Neither the cargo of the Pacific nor the bunker oil carried by both vessels is listed as contraband. Indeed, by Article 10, oil is expressly excluded from the list of prohibited goods.

In this connection I beg to draw your attention, first, to the letter of the War Trade Board, dated November 1, 1917, appearing as Annex V (e)10 of the Claim. By this letter an export license for the cargo of the Pacific was unconditionally denied because, it was stated, no licenses were being granted at that time for export to certain countries, including Sweden. Quite apart from the question [Page 822] as to whether such action constituted an embargo or detention of the vessel and its cargo, you will not fail to observe that by this action the Pacific was not accorded that freedom of navigation with its cargo which is specified in Article 7 of the Treaty of 1783.

I also beg to direct your attention to the situation common to both vessels. The vessels were refused permission to depart in ballast. The reason for the refusal was the necessity of obtaining an export license for the bunker oil brought into American waters by the ships. The reason for the refusal of the export license was (1) that the voyages to Sweden were not approved by the War Trade Board, and (2) that the owner would not enter into an agreement affecting all its vessels and greatly limiting their freedom of navigation and commerce. You will note that in order to obtain the necessary permission for the vessels to depart from American waters, the owner was required to give up the rights secured to him by Articles 7, 8, 9 and 10 of the Treaty of 1783, not only as to the particular vessels in American waters, by abandoning the voyage to Sweden and undertaking a voyage approved by the War Trade Board, but as to all his vessels, wherever situated. The owner being unwilling to surrender these rights, the vessels were detained by force in ports of the United States.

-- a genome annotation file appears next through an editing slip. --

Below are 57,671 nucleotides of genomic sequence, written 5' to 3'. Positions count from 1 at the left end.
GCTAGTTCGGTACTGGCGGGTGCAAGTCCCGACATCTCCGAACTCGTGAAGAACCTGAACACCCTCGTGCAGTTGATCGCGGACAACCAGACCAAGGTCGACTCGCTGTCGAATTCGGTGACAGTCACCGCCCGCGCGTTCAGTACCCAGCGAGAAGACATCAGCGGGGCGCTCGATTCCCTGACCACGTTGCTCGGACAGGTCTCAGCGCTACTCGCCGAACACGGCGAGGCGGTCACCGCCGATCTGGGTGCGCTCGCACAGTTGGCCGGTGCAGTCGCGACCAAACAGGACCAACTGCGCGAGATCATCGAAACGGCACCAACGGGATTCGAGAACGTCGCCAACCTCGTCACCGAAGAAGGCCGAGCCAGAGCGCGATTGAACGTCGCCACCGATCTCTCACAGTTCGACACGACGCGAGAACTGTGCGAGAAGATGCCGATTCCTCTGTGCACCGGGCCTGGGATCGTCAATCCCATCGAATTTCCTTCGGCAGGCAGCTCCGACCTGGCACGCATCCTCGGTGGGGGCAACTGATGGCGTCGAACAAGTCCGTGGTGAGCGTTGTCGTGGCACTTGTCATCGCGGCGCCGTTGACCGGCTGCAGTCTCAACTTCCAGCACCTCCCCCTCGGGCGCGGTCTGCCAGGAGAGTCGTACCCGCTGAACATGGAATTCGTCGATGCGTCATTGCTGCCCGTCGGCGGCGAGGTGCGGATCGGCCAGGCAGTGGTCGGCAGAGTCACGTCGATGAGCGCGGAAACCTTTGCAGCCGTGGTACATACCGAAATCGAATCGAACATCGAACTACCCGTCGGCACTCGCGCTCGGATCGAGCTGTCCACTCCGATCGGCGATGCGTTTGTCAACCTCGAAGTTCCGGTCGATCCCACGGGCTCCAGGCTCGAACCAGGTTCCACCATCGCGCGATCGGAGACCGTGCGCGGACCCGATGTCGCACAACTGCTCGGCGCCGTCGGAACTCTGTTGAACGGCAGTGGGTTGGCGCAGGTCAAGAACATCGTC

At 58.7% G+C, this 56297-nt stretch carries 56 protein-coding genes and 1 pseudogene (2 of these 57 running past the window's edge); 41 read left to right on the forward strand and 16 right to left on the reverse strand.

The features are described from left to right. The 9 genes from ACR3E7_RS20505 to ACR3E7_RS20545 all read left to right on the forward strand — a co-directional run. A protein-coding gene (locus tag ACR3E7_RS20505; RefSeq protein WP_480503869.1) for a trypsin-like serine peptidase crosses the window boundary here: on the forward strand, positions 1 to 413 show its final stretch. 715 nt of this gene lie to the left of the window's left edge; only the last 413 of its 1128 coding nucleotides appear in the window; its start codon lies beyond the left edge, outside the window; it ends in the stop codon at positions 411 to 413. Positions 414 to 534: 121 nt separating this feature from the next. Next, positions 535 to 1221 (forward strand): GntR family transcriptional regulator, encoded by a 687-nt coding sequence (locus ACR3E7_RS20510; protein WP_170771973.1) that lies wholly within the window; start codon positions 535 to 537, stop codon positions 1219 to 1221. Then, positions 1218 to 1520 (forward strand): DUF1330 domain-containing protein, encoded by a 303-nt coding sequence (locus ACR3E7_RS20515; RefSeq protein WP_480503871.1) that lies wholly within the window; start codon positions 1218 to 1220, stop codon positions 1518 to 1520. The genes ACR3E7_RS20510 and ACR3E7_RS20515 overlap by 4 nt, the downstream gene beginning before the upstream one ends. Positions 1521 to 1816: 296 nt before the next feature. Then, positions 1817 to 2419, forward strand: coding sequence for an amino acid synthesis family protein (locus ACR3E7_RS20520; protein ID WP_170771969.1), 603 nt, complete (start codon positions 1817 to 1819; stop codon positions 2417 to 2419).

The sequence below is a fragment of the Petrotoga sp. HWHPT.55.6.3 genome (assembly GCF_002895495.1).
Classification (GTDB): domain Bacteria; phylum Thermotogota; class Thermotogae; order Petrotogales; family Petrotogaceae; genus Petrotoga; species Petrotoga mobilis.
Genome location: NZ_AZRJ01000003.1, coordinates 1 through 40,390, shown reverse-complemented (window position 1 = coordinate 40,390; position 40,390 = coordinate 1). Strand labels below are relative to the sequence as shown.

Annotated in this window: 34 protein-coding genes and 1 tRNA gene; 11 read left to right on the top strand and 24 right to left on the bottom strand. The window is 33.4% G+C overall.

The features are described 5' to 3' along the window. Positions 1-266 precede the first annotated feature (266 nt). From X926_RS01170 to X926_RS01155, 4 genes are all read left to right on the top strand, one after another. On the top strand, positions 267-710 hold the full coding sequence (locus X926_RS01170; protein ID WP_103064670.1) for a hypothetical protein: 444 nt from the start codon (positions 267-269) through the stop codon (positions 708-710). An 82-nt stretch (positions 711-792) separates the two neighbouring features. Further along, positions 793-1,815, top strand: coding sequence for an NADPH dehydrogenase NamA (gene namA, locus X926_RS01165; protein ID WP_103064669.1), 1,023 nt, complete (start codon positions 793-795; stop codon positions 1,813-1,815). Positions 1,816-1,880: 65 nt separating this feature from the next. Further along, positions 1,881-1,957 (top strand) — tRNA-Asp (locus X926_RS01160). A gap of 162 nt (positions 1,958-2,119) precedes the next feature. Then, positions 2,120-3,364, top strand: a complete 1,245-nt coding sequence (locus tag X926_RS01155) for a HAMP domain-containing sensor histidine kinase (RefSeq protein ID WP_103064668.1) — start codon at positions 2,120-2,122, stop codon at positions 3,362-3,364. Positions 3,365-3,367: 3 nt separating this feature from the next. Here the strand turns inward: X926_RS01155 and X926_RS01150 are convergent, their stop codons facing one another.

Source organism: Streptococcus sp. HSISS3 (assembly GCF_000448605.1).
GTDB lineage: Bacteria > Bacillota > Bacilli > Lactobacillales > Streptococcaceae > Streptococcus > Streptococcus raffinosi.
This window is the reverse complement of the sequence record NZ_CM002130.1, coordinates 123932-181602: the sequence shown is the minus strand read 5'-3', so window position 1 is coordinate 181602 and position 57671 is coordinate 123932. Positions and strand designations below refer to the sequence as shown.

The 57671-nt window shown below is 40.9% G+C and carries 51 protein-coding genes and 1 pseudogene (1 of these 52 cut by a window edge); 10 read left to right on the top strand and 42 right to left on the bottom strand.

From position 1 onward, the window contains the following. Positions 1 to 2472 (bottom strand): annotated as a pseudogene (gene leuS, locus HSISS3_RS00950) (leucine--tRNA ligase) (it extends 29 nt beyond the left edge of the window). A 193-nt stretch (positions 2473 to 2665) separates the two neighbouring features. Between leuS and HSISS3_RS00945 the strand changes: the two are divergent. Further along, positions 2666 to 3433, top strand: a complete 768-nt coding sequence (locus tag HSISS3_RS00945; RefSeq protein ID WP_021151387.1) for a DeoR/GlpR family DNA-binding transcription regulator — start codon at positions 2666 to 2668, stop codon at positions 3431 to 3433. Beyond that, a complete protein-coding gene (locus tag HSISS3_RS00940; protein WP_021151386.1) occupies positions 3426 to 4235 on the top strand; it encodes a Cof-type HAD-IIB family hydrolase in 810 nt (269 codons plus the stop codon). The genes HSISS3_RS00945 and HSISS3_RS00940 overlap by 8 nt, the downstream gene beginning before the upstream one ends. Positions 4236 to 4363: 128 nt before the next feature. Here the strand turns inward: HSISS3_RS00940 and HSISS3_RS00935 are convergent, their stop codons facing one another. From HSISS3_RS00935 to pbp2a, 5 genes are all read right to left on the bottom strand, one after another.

It is unnecessary to point out in view of your great experience in the construction of legal documents, that, as the Supreme Court of the United States of America has said, such documents are not to be construed so as to be self-destructive. The treaty can hardly contemplate that, as a condition to the exercise of any one right granted therein, either contracting party may require the waiver of any other right granted. It is, therefore, the view of my Government—in which I venture to trust that you will concur—that the detention of a vessel, or of the commodities carried by such a vessel, of either contracting party in a port of the other, forbidden by Article 17 of the Swedish-American Treaty, cannot be justified on the ground that the detention might have been terminated, had the owner agreed to waive rights guaranteed by Article 7.

I, therefore, submit the claim for compensation for loss and damage arising from the detention of the vessels referred to, in the belief that you will find it founded upon the principles of law and equity.

Awaiting your views upon this matter, and with renewed assurances of my highest consideration, I have [etc.]

W. Boström
  1. Department of State Arbitration Series No. 5 (1), p. 253.
  2. Department of State Arbitration Series No. 5 (3), appendix, p. 102.
  3. Ibid., p. 104.
  4. Ibid., p. 106.
  5. Miller, Treaties, vol. 2, p. 123.
  6. Ibid., vol. 3, p. 283.
  7. Department of State Arbitration Series No. 5 (3) appendix, p. 107.
  8. 40 Stat. 1683.
  9. Department of State Arbitration Series No. 5 (1), p. 268.